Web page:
Authored by He Jing (hejing@anjielaw.com) and Dong Xue from AnJie Law Firm

On May 22 2014, China’s National Development and Reform Commission (NDRC) announced the suspension of the investigation against Inter Digital Communications (IDC), a US wireless technology developer, as the company had submitted detailed  measures to address the regulator’s concerns. What is interesting is the differences in the IDC measures between the press release of NDRC and that of IDC. NDRC states that:

1) IDC will not charge Chinese enter- prises discriminatory and excessive patent licensing fees.

2) IDC will not bundle standard-essential patents (SEPs) with non-SEPs in the patent licence.

3) IDC will not require a Chinese manufacturer to agree to a royalty-free, reciprocal cross-licence.

4) IDC will not force Chinese enterprises to accept unreasonable licence conditions through direct legal action.


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Authored by He Jing (hejing@anjielaw.com)

On October 22, 2013, the Supreme People’s Court (SPC) held a press conference in Beijing to announce 8 leading intellectual property (IP) court decisions.  The cases are all made by local courts in different cities and involved the granting of preliminary injunctive orders, reduction of the burden of proof on IP owners and an increase in the amount of compensation in civil cases, and intensified criminal penalties.  Almost all the claimed progress in the announcements relates to what has been asked for by foreign business communities.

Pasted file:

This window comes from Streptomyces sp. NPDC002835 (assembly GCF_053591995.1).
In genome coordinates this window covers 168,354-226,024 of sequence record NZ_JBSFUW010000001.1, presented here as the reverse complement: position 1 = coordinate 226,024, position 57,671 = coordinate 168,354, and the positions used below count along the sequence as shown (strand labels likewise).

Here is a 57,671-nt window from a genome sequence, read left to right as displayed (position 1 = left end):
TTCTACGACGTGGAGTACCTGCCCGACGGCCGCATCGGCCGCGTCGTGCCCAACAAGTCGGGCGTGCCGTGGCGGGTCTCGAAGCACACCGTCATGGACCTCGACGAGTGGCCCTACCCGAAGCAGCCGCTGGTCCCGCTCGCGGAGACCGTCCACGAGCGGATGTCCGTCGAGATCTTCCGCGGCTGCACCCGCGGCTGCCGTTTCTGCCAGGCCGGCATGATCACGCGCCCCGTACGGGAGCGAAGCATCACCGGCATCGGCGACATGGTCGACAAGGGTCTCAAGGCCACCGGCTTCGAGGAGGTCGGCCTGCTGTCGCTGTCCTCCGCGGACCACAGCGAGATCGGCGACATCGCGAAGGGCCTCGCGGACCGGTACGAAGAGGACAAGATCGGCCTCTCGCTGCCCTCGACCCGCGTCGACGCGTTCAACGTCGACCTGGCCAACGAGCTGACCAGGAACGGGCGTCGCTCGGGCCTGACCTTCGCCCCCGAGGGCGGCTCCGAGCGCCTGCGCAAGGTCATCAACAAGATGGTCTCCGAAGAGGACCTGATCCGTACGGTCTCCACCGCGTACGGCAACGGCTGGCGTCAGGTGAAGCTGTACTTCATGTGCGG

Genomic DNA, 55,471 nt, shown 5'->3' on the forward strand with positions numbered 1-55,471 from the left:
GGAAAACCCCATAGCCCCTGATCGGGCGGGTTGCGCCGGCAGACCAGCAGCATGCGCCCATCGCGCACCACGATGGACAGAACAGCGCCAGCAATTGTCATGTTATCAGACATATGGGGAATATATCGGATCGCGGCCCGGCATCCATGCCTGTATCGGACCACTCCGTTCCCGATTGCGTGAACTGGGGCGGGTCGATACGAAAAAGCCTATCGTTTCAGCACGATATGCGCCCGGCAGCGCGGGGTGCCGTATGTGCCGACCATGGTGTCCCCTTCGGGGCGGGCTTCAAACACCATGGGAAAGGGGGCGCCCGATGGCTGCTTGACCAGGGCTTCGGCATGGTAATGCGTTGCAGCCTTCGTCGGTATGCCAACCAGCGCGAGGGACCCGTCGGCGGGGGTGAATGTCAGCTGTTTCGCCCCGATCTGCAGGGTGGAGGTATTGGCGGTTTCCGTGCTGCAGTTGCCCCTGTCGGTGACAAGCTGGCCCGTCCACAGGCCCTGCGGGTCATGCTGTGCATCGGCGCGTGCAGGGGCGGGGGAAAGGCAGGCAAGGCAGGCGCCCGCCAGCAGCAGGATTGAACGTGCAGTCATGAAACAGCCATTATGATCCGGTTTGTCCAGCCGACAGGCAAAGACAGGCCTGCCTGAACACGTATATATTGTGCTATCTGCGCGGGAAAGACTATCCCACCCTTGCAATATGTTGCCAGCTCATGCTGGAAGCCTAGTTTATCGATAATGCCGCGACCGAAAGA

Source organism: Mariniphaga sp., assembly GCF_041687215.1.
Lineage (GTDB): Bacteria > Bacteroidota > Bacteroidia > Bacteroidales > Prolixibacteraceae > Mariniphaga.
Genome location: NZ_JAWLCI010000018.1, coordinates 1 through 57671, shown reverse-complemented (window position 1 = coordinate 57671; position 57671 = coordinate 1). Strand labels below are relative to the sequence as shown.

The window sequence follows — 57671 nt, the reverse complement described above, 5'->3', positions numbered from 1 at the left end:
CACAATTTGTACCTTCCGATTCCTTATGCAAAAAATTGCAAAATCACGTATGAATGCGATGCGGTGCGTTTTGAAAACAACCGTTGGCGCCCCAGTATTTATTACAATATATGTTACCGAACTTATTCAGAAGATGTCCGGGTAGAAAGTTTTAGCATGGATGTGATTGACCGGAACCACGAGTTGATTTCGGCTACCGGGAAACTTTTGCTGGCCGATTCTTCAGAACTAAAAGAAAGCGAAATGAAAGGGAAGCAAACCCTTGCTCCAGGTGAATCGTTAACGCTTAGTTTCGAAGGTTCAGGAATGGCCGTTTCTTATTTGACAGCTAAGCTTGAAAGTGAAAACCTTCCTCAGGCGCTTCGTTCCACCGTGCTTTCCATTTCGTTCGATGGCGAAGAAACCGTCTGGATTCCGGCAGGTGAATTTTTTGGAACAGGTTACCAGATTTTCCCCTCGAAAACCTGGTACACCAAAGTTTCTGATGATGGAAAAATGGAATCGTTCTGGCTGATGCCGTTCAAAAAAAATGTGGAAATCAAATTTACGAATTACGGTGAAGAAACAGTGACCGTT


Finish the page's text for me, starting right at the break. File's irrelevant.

While it is worthwhile to remind that China is not a case law country, it is encouraging to see the new progress made in IP enforcement, which could be used as good precedents for IPR owners to push for more courts to follow.


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